UK 2014 economic forecast will be a 7-year high
The British Chambers of Commerce (BCC) has upgraded its UK 2014 economic forecast to 3.1% from 2.8%, while its 2015 forecast has increased to 2.7% from 2.5%. The 2016 prediction of 2.5% growth remains unchanged.
If UK GDP (gross domestic product) does manage to grow by 3.1% this year, it will be the largest increase in seven years, says the BCC. It expects GDP growth for the second quarter of 2014 to exceed its pre-recession peak in Q1 2008.
BCC Director General John Longworth, does warn however, that Great Britain “still has a lot of work to do to ensure long-term growth prospects.”
Over-reliance on consumer spending
The United Kingdom relies too much on consumer spending as the main driver of growth, hence the predicted growth slowdown in the next two years.
Although the recent strong growth in business investment is great news, Longworth reminds people that it is from a low base. To be able to sustain investment over the long term, businesses need confidence from the Bank of England and the government, he adds.
Below are some highlighted data from the BCC:
- The 2014 GDP forecast upgrade was mainly due to greater-than-expected economic growth in Q1 2014.
- The 2014 and 2015 forecast upgrades are also linked to better-than-predicted performances from all the main sectors of the economy. Better job prospects will also contribute to stronger GDP growth.
- Although consumer spending will continue being the main driver of growth, it will represent a declining proportion of GDP, especially after the benchmark interest rate starts to rise.
- The main contributor to economic growth during the next 36 months will be services. However, construction and manufacturing will also record satisfactory growth.
- Business investment is forecast to increase by 8.8% this year, 7.4% in 2015, and 7.4% in 2016.
- The BCC predicts that the first increase in interest rates will occur in the first quarter of 2015, and will be to 0.75%. Further 0.25 percentage point increases are then expected, reaching 1.25% in Q4 2015 and 2.25% at the end of 2016.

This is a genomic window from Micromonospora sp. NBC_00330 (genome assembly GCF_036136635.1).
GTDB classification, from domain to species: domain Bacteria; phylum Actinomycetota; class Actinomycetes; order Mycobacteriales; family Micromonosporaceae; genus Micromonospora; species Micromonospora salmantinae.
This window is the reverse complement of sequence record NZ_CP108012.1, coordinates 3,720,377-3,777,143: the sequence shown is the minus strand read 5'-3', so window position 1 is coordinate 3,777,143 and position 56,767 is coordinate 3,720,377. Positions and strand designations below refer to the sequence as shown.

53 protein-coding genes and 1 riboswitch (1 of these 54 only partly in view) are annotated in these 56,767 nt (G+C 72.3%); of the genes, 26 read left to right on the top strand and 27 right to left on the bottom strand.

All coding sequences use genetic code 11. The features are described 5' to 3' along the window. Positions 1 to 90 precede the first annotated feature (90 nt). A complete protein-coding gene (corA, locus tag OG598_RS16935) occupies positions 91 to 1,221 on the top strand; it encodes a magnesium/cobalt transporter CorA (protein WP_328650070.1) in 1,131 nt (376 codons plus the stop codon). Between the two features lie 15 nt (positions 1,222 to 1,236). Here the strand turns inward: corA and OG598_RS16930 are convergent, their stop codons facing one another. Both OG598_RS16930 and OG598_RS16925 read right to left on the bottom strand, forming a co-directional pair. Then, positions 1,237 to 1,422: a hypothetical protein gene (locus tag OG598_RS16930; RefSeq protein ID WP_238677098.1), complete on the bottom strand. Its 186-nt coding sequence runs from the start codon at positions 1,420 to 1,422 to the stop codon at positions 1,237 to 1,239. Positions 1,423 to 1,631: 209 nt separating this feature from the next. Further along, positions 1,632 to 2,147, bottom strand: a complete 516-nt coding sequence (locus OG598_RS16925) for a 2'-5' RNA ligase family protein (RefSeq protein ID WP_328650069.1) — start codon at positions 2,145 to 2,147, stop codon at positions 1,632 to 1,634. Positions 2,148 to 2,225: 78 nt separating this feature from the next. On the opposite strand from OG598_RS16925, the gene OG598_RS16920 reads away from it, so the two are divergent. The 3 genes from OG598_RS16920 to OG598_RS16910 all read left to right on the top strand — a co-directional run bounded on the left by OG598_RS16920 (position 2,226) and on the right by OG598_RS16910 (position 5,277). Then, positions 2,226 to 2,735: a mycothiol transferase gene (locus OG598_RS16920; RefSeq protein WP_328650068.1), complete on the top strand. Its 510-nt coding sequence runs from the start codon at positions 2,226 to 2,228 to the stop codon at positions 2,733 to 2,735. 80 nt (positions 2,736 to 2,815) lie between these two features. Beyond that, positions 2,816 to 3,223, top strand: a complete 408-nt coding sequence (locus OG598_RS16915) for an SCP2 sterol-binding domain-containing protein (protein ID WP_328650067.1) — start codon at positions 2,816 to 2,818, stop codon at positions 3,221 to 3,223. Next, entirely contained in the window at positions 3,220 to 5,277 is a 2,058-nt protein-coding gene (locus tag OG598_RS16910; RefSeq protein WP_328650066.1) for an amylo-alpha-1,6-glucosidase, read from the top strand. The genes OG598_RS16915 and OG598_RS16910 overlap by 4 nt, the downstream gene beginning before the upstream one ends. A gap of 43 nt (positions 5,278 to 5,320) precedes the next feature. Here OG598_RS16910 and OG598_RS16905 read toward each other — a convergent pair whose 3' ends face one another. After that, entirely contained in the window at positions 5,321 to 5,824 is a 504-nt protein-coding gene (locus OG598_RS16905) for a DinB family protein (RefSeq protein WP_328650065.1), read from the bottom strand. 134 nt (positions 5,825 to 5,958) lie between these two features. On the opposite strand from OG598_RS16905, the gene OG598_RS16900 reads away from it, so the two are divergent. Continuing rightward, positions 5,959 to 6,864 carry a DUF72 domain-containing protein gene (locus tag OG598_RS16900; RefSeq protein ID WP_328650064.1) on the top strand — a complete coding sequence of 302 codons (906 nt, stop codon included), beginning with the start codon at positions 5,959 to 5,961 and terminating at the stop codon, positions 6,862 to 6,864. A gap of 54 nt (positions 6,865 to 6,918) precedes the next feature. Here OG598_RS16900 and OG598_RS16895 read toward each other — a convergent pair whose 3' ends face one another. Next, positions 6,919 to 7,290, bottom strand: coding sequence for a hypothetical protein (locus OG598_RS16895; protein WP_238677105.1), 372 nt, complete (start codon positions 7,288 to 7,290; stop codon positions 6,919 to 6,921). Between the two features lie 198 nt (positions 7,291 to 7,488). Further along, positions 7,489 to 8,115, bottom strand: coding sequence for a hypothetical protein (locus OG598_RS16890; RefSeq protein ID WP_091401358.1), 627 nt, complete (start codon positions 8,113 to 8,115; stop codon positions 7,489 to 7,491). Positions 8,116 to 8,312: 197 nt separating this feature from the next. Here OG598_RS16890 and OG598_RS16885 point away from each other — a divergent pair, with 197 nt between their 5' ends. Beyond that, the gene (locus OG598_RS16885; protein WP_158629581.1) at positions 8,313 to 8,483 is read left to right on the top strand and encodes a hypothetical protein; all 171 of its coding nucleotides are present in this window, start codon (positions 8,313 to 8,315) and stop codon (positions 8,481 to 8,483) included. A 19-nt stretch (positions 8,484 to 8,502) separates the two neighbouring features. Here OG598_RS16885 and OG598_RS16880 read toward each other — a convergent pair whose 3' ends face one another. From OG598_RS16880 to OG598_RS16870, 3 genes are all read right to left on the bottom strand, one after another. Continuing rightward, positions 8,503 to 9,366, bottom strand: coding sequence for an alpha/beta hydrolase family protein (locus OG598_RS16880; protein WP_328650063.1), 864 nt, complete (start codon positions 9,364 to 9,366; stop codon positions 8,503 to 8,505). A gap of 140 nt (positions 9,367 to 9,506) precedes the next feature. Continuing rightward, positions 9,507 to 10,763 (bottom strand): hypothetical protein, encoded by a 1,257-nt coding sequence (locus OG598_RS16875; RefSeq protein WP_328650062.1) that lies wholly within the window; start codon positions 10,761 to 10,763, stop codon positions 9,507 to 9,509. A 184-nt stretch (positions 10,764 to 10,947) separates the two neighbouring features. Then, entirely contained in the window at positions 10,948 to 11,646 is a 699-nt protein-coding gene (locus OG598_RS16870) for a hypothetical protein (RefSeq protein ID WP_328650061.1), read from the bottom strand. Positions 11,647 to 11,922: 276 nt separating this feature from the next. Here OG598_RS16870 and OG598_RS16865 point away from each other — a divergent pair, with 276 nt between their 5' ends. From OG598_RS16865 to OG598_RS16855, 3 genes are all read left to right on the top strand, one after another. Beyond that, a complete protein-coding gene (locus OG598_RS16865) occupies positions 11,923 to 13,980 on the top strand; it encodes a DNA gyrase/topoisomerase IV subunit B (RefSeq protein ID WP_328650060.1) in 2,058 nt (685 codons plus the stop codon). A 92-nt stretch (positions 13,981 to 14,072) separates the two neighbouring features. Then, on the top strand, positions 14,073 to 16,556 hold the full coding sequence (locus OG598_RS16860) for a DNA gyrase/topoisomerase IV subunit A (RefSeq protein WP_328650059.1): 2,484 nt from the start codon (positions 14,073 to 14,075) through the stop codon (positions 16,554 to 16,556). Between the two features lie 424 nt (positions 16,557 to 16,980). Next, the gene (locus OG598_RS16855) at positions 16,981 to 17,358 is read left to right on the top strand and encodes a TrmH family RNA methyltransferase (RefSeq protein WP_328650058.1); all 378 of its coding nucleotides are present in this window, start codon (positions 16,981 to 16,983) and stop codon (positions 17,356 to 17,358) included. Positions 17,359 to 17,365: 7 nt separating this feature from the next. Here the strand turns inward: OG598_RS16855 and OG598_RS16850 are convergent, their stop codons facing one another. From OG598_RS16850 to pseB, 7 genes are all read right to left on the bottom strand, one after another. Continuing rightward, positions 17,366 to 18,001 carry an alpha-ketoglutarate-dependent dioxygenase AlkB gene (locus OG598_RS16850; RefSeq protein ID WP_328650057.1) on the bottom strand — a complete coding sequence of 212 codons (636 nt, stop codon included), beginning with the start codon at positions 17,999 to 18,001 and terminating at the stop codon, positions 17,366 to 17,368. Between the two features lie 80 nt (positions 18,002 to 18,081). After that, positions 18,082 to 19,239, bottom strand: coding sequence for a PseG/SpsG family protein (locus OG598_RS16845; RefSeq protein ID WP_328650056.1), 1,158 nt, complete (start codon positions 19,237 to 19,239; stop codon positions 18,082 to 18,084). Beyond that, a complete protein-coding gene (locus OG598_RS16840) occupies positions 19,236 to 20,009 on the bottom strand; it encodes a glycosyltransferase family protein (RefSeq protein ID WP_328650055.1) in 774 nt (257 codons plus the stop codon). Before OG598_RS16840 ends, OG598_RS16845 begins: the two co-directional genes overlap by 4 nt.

Britain leading other major economies
Mr. Longworth said:
“Our forecast confirms that Britain is leading, rather than following, other major economies when it comes to short-term growth, which is great news. Businesses up and down the country should be congratulated for their hard work and determination in the face of many challenges over recent years. But make no mistake – we still have a lot of work to do.”
Mr. Longworth adds that all must be done to prevent slower growth in future. The country needs to invest, innovate, export more and build. In order to keep investments growing strongly, he urges the Bank of England to resist an interest rate hike for as long as possible, and to make sure that any future increases are “gradual and modest”.
The BCC’s Chief Economist, said:
“Though our GDP forecasts have been upgraded, we are predicting a marked slowdown in the pace of growth, from 3.1% in 2014 to 2.5% in 2016. This will mainly reflect a deceleration in household consumption growth, and falling public spending as a share of GDP. Together, these factors will more than offset increased contributions to GDP from investment and net trade.”
“As official interest rates start rising, probably in early 2015, indebted households with mortgages will come under increased financial pressure, and the weakening in household consumption will be a key factor in lowering GDP growth.”
The UK economy is doing well, but the country still has a lot of work to do, says the BCC.
The Confederation of British Industry reported that economic growth in May registered a record high; the greatest GDP growth since 2003.